Old Wounds and Family Scars

Page 4 of 8

Curt and Diane bought a store in Aurora called the Art Clinic in an effort to be their own bosses, and for the next four years, it would be their second home. Money was tight, and nights would find them catching up on orders while the kids slept under workbenches or played in a back room of the shop.

Diane, who was 34, got pregnant with the only child they would have together, but when Travis was born, he had horrible digestive problems and severe Down's syndrome. The doctor said that a major operation could possibly save Travis's life, but there were no guarantees; the baby might still die or live a miserable life. "It was an emotional time," Curt explains. "I met with the doctors and my personal physician, and [Diane] and I made the decision when we weighed the effects of a child with those complications, the business and the high risk of the child even living."

They met with a judge, their lawyer, the hospitals lawyers and hospital representatives in the halls of Children's Hospital and made a decision right then and there not to go ahead with the operation. Two days later, Travis died. "We argued about whether to have more kids," Diane remembers. "In the end, my age was a concern, we already had kids at home, we were in business together and the timing was bad. I had also had miscarriages before Travis was conceived."

Curt went back to work for Hughes for a time after the couple's savings were depleted, and the weight of the business fell on Diane. Eventually they became disillusioned with the shop and wanted out. In 1981 they sold off all their stock in the business to pay off investors instead of filing for bankruptcy.

Arron was coming of age during this time, and he wasn't happy with what he saw. Although his father had taken coaching clinics so he could be involved with Arron's soccer teams, he was also working nonstop. "The only time I saw my dad was when he coached my soccer teams," Arron remembers. "[Curt] was always working, and I felt like I was left alone a lot of the time. I felt like from the age of two that I was responsible for taking care of my sister."

Diane legally adopted the kids in 1981, but Arron and Autumn had trouble accepting her as their mom. "She's always liked me a lot, loved me, but I don't know why," Arron says. "She really cares about me, so that means something, but for years, she was not 'Mom.'"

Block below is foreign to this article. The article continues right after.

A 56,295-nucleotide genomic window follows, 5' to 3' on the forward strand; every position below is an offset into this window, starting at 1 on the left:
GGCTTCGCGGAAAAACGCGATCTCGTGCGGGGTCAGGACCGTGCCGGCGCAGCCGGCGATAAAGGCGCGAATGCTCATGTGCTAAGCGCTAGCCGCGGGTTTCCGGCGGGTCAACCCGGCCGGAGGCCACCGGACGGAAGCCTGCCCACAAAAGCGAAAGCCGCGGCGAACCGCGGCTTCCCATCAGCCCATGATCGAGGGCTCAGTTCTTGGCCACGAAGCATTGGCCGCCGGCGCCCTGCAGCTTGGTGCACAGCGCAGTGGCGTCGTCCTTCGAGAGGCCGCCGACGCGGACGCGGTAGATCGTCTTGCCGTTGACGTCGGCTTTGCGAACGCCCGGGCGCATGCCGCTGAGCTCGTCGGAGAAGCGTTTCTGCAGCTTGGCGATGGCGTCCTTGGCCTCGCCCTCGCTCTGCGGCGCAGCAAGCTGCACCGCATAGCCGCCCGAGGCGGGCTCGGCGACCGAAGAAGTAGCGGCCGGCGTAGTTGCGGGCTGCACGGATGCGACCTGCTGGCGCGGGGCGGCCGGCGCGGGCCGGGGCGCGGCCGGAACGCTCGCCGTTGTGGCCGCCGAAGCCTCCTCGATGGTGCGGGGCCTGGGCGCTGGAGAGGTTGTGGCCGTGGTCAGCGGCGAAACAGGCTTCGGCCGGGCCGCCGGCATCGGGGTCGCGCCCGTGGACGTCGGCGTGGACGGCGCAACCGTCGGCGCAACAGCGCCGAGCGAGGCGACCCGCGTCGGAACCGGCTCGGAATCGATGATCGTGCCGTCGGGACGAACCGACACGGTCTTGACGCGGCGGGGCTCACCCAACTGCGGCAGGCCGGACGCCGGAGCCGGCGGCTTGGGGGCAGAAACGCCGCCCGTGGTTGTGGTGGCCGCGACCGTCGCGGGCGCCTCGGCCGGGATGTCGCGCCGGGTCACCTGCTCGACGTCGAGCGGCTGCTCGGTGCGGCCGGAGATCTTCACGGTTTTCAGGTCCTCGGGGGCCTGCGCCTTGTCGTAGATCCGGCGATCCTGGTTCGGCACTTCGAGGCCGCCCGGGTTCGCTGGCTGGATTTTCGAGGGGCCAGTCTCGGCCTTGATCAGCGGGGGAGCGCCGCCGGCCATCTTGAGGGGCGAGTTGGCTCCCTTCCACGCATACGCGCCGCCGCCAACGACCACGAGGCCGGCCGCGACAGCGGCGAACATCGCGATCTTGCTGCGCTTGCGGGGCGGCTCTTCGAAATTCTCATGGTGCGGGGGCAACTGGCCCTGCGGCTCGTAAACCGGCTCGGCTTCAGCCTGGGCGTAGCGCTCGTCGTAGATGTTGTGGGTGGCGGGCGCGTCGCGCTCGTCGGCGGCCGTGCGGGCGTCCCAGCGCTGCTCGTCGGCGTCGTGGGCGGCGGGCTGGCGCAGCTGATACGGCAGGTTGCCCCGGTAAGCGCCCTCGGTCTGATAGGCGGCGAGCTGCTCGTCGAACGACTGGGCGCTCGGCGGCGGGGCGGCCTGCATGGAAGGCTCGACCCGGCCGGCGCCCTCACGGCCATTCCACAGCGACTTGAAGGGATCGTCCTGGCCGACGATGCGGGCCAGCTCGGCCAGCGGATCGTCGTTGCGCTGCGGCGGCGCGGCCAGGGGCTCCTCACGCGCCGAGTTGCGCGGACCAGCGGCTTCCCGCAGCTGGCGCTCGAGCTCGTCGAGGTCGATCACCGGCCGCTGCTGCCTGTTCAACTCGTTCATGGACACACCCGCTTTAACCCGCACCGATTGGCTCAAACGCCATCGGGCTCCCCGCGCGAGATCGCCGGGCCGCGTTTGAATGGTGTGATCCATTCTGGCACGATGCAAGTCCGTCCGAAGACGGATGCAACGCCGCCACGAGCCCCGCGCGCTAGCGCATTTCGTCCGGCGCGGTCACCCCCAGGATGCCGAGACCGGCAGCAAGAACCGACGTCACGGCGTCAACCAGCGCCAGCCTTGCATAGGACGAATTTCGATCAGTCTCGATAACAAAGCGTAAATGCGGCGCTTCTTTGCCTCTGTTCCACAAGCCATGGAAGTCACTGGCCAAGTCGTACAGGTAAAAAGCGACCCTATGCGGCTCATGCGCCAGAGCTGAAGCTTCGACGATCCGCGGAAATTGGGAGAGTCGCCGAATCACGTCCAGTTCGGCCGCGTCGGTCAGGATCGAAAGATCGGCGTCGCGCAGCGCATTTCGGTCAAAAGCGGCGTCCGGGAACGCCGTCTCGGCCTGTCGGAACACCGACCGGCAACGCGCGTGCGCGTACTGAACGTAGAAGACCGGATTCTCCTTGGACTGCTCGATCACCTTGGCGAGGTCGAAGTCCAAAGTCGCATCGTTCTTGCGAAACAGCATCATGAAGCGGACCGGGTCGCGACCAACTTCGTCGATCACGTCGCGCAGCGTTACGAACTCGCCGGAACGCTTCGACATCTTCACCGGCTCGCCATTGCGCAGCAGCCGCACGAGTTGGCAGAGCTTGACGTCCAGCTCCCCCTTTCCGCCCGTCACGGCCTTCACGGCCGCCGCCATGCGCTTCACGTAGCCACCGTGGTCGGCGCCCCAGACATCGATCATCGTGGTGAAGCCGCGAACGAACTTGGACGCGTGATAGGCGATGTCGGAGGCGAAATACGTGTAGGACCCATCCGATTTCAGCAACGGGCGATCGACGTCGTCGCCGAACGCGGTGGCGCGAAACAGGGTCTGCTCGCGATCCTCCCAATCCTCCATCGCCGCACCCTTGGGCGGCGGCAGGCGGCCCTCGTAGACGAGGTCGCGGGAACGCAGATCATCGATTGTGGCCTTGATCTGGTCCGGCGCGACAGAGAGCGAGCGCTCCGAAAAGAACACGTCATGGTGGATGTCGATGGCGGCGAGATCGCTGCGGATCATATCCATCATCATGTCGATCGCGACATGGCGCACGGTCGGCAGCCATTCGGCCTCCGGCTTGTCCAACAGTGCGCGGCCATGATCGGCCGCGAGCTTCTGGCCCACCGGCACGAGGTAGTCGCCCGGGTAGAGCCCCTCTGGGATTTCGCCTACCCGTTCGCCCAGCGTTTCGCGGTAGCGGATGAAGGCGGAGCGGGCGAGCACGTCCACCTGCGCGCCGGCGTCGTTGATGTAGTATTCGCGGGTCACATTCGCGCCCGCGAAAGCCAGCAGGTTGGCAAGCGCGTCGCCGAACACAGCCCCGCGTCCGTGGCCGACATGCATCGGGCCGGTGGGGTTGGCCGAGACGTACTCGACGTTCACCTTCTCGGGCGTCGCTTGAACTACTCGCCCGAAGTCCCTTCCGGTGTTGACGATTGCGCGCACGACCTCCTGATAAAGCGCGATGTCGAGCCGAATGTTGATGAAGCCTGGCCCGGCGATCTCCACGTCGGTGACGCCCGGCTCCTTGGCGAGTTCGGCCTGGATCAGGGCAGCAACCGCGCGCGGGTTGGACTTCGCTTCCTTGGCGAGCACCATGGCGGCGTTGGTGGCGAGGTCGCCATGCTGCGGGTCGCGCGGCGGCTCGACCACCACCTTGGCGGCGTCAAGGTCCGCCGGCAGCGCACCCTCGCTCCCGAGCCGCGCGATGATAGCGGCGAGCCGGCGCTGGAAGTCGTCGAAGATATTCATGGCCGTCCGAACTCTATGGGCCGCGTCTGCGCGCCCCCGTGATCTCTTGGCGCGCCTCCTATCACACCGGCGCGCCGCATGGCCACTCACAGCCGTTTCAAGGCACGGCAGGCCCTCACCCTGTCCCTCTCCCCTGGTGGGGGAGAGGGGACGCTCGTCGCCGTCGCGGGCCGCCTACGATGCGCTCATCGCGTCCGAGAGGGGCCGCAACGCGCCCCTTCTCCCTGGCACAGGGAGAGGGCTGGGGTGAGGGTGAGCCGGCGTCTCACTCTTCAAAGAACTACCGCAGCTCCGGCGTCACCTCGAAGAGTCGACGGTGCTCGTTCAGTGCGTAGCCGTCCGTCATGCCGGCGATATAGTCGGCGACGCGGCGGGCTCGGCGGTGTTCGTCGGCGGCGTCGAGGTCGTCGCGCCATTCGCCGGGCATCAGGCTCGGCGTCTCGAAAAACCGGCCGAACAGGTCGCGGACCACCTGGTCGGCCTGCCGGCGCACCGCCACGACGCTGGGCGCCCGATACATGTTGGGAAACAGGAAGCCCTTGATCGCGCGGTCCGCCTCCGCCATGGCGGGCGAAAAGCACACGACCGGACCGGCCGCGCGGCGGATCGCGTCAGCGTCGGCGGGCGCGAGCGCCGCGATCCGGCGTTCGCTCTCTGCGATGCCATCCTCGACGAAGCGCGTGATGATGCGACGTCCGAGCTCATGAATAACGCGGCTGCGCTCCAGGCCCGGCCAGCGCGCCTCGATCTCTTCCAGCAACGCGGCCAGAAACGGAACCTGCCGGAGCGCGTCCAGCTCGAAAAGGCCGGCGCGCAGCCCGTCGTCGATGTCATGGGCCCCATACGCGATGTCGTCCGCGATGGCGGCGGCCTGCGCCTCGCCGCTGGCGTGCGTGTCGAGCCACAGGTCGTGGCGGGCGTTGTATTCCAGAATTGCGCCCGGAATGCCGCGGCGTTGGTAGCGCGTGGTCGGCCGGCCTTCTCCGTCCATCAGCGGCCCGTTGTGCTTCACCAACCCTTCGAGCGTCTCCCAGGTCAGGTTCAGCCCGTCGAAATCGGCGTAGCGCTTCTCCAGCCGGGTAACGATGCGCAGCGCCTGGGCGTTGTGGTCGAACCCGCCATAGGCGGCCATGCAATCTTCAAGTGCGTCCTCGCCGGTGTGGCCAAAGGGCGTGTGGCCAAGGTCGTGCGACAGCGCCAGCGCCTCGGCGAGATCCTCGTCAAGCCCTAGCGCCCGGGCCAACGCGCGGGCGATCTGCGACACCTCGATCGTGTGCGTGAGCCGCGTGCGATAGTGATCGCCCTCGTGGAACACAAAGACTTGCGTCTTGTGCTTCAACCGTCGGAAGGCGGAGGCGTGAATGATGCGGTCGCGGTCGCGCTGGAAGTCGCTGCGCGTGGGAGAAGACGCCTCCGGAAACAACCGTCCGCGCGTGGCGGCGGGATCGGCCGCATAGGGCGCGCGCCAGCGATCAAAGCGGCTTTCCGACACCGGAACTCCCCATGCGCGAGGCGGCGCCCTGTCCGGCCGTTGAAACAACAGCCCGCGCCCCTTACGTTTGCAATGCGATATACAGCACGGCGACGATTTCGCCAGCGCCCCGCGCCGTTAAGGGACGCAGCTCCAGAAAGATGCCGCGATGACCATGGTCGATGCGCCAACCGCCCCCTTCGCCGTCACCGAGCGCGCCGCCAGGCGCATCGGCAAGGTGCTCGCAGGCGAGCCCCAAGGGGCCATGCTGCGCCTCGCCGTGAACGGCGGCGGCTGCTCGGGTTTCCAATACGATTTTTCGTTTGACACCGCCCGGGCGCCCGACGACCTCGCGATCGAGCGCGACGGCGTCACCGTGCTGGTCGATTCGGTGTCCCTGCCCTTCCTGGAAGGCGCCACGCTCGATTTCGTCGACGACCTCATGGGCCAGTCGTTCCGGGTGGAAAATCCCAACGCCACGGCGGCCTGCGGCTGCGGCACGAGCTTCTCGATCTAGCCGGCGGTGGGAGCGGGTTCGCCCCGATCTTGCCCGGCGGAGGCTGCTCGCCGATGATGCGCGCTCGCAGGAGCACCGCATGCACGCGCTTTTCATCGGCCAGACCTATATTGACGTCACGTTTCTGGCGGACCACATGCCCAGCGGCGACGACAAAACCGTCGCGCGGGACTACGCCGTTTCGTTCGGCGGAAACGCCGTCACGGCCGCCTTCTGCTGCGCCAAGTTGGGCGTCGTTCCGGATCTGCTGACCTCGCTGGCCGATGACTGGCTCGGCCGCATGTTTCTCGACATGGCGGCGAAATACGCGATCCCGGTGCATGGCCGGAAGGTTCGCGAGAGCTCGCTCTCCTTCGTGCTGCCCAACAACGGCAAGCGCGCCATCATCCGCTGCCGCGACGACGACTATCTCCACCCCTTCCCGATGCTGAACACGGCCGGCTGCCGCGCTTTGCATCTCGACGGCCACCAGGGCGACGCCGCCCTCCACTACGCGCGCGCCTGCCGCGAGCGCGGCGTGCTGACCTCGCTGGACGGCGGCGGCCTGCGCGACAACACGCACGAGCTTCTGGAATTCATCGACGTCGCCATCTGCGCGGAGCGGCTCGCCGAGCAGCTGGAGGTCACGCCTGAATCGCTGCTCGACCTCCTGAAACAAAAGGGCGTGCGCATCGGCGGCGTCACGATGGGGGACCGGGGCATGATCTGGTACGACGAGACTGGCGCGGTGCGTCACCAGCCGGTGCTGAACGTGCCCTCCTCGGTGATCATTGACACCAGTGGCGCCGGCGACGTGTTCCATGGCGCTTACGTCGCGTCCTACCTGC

"There was a long time where my attitude was 'You're not my mom,'" Autumn adds. "It was not until my dad got sick that I finally accepted that she really did love us."

As result of this friction, the kids fell back on one another. "Arron was always protective of me," Autumn remembers. "My brother had taken on a father role with me. He always took care of me, especially in high school."

Other times, Arron would simply cover for his sister if she was in trouble. "I kept my eyes open and stood up for her when our folks would get on her. You know, if she 'lost' her report card, I would cover for her. It was so natural to stick up for her."

But Arron was vulnerable, too. When he was in fifth grade, one of his former teachers was murdered, and later his babysitter was killed in a skydiving accident. Three people in his life who had been close to him were dead before he even turned twelve. It was around then that Curt and Diane put him into therapy. "Arron was avoiding personal relationships with people," Diane says. "He was always very sweet with people, but he was afraid that people would leave him."

By the mid-'80s, Curt had moved the family around a lot -- to Florida, Japan and then to Libertyville, Illinois, an affluent semi-rural suburb north of Chicago, where he started up an engineering consulting business. The kids, feeling displaced, began fighting constantly with Curt, who was working twelve-hour days, and Diane.

But more than anything, they were still carrying feelings of abandonment and loss left over from their mother's death. "I resent him for not being there for us when we were kids," Arron explains. "I understand that that was what he had to do to deal with things, but what about us? I know he had to work and make a living, but we needed him, too."

KEEP WESTWORD FREE... Since we started Westword, it has been defined as the free, independent voice of Denver, and we'd like to keep it that way. With local media under siege, it's more important than ever for us to rally support behind funding our local journalism. You can help by participating in our "I Support" program, allowing us to keep offering readers access to our incisive coverage of local news, food and culture with no paywalls.
Sean Neumann